Caught on Video? Detroit Girl, 7, Shot By Cop

In this undated family photo, Aiyana Jones is shown. The 7-year-old girl was shot and killed Sunday, May 16, 2010, when an officer's gun went off during contact with a woman in a house where Detroit police were searching for a suspect in the slaying of a teenager, a police official said. Assistant Chief Ralph Godbee said that Jones was hit in the neck by a single bullet and died at a hospital.
AP/Family Photo/The Detroit News
An attorney for the family of a 7-year-old girl slain during a weekend raid at their Detroit home says video footage contradicts the police department's version of events.

Geoffrey Fieger said Monday that the video shows police fired into the home at least once after lobbing a flash grenade through a window.

He says that contradicts the police department's explanation that an officer's gun fired during a confrontation with a resident inside the home.

Seven-year-old Aiyana Jones was shot in the neck and died.

Fieger says he viewed three to four minutes of footage but declined to say who showed it to him.

Police are trying to obtain footage from an A&E camera crew that was at the raid.

An A&E spokesman declined to comment.

State police will take over the investigation of the fatal shooting of 7-year-old Jones, a prosecutor said Monday.

Wayne County Prosecutor Kym Worthy said bringing in the state police to investigate the killing would avoid any appearance of a conflict of interest.

"I agree that it is most appropriate that this be done independently," Worthy said.

Aiyana was asleep on the living room sofa in her family's apartment when Detroit police, searching for a homicide suspect, burst in and an officer's gun went off, fatally striking the girl in the neck, family members said.

Her father, 25-year-old Charles Jones, told The Detroit News he had just gone to bed early Sunday after covering his daughter with her favorite blanket when he heard a flash grenade followed by a gunshot. When he rushed into the living room, he said, police forced him to lie on the ground, with his face in his daughter's blood.

"I'll never be the same. That's my only daughter," Jones told WXYZ-TV.

Assistant Chief Ralph Godbee said officers set off the flash grenade as they entered the apartment with their guns drawn about 12:40 a.m. Sunday with a warrant to look for a suspect in the Friday slaying of a 17-year-old boy. The lead officer's gun went off after he encountered a 46-year-old woman inside the front room of the home and "some level of physical contact" ensued. Police do not believe the gun was fired intentionally.

"This is any parent's worst nightmare. It also is any police officer's worst nightmare," Godbee said.

Family members identified the woman as the child's grandmother and Charles Jones' mother, Mertilla Jones, who has said she was not involved in a struggle with the officer. Police later said the officer may have just collided with the woman.

The officer, who police have not publicly identified, was put on paid administrative leave, Godbee said.

"This is a tragedy of unspeakable magnitude to Aiyana's parents, family and all those who loved her," Godbee said. "It is a tragedy we also feel very deeply throughout the ranks of the Detroit Police Department."

Police eventually found the 34-year-old slaying suspect they were looking for during a search of the building, Godbee said.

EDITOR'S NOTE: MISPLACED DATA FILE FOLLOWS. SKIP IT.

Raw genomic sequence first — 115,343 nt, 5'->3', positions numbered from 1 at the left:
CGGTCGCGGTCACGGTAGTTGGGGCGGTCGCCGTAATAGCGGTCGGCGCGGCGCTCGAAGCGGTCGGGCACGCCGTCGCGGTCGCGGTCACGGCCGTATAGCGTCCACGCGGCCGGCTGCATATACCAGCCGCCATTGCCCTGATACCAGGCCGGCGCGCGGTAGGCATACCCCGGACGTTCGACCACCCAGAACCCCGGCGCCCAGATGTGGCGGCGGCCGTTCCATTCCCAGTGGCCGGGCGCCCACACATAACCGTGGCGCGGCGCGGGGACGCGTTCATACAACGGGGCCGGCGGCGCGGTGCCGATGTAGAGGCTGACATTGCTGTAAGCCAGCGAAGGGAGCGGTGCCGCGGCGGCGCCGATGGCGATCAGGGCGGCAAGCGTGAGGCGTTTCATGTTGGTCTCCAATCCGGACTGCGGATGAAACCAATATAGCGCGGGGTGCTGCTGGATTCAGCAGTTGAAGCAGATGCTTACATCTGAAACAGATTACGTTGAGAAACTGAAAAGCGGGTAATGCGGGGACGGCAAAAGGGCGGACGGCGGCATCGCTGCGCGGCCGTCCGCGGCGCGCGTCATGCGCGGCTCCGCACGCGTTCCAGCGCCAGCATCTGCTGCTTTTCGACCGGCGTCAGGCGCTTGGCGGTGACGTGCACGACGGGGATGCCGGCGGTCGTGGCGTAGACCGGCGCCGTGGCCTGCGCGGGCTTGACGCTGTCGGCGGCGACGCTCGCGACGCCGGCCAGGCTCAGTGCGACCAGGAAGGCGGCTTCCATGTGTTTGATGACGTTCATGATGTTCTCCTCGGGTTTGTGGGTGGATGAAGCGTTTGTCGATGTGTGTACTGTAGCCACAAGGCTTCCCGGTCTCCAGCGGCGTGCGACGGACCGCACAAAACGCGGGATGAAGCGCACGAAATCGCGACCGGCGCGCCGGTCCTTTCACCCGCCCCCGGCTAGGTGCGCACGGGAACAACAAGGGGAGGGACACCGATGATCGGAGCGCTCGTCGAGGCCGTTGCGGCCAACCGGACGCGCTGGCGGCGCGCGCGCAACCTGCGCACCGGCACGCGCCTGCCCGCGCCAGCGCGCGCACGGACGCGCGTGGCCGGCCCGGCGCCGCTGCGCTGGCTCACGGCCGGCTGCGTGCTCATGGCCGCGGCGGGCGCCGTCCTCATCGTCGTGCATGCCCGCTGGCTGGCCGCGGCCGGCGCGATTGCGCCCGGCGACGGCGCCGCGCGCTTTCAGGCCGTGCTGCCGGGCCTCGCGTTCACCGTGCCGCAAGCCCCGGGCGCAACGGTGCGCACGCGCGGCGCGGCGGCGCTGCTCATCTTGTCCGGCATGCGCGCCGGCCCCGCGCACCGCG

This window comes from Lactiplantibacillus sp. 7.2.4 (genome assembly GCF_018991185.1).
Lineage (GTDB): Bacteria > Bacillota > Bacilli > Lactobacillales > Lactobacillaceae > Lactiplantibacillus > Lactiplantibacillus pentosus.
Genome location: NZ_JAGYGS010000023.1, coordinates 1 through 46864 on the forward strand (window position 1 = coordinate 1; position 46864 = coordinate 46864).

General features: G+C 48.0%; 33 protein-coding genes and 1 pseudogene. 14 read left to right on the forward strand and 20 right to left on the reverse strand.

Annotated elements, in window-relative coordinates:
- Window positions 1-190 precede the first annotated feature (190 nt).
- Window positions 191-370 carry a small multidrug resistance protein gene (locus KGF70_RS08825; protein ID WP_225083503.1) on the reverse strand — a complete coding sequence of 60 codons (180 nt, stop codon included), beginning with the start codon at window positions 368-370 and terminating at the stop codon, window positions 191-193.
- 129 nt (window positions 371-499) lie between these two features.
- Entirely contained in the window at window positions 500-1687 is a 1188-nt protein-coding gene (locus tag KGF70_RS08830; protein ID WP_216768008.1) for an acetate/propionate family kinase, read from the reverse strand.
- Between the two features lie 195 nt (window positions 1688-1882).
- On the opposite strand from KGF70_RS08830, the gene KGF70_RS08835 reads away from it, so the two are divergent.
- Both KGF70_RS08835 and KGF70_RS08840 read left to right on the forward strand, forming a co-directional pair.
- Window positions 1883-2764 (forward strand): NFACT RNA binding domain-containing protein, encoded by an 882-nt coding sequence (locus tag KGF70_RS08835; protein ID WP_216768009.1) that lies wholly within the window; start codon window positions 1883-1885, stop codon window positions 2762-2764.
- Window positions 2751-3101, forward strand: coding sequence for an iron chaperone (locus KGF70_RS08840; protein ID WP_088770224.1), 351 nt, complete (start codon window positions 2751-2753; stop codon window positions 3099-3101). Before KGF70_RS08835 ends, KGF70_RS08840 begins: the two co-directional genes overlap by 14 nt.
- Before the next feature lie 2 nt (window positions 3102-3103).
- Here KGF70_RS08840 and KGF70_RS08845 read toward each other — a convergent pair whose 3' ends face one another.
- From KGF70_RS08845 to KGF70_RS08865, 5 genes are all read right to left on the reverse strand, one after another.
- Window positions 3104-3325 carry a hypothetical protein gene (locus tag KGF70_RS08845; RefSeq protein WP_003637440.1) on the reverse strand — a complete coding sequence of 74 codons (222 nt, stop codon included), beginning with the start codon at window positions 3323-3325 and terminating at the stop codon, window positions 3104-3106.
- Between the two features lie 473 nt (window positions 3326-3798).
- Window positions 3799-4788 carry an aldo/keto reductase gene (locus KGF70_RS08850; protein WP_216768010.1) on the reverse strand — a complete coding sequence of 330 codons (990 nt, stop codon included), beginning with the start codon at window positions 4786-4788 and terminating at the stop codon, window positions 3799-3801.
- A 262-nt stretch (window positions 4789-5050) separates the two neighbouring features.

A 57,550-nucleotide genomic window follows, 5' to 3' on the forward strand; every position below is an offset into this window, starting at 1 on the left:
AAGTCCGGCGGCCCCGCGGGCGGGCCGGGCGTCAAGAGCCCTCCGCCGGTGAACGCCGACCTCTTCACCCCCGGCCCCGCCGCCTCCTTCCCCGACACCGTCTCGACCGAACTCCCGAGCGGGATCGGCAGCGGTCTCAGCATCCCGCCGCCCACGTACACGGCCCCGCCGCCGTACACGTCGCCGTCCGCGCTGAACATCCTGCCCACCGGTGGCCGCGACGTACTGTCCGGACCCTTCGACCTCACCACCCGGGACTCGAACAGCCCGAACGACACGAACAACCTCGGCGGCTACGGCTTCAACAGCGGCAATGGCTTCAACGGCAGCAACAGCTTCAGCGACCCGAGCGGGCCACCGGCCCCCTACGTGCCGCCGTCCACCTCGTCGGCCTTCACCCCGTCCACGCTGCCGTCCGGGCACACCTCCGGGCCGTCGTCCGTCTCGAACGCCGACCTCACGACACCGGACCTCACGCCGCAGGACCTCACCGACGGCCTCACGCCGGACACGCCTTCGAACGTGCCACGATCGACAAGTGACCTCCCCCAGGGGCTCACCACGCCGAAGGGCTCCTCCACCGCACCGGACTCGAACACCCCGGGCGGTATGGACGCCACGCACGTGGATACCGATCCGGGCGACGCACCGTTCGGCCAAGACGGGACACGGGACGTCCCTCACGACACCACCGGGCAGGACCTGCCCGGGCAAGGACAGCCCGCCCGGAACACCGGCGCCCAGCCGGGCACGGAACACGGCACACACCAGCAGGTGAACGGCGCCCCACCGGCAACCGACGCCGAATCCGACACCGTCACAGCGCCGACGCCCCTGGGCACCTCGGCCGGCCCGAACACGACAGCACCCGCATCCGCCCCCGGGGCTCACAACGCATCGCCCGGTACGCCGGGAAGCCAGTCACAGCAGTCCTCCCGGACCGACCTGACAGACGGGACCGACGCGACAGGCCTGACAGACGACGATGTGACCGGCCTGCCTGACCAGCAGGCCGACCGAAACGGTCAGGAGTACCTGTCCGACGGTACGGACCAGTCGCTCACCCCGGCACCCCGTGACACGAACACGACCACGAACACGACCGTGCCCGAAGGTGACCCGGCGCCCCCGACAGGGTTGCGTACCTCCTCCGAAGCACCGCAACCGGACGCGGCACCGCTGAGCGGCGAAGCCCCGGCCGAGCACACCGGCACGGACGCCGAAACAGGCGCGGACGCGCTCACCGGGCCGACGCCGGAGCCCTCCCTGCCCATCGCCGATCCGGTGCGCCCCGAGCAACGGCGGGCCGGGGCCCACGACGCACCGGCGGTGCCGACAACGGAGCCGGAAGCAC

Charles Jones said he had to wait for hours to find out what happened to his daughter.

"Her blood was everywhere and I was trying to stay calm, but nobody would talk to me. None of them even tried to console me," Jones told The Detroit News.

Godbee would not comment on newspaper reports that neighbors told police there were children in the house and showed them toys in the front yard. The girl's father said three other children besides Aiyana were in the home when the raid happened.

On the porch outside the family's home on Monday, saddened friends and neighbors added candles, stuffed animals and balloons to a growing memorial to Aiyana.

"I don't know them. I came here because I feel it in my spirit. I'm feeling the pain," said Mark Jones, a 39-year-old Detroit father of four who tied three balloons to the porch railing.

Krystal Sanders, Aiyana's aunt, returned to the home with family members on Monday afternoon.

"We want justice, that's all we want," she said, crying. "We want justice."

When asked if police entered the wrong portion of the duplex that features two separate front entrances bearing individual addresses at opposite ends off the worn front porch, she said: "Yes they did. Yes they did."

A news conference was scheduled at 2 p.m. EDT at police headquarters.

Terrance Echols, 28, said he was in the basement of his home, across the street and two doors down from the home, when he heard a "bang."

He ran upstairs, "and I heard people yelling, 'You killed a 7-year-old girl. You killed the girl."'

He said police quickly converged on the house, blocked the street with patrol cars and later had several adults lined up, leaning against the house.

"They were distraught, but the police had them all stretched out outside."

Charles Jones said he was trying not to be angry but wanted the story to be told. He said Aiyana was a lively child who loved to sing and had recently developed an interest in Hannah Montana and the Justin Bieber song "Baby."

"She was just figuring out what she liked, what she wanted to do with her life," her father said. "I want this story to be heard. This was a wrongful death."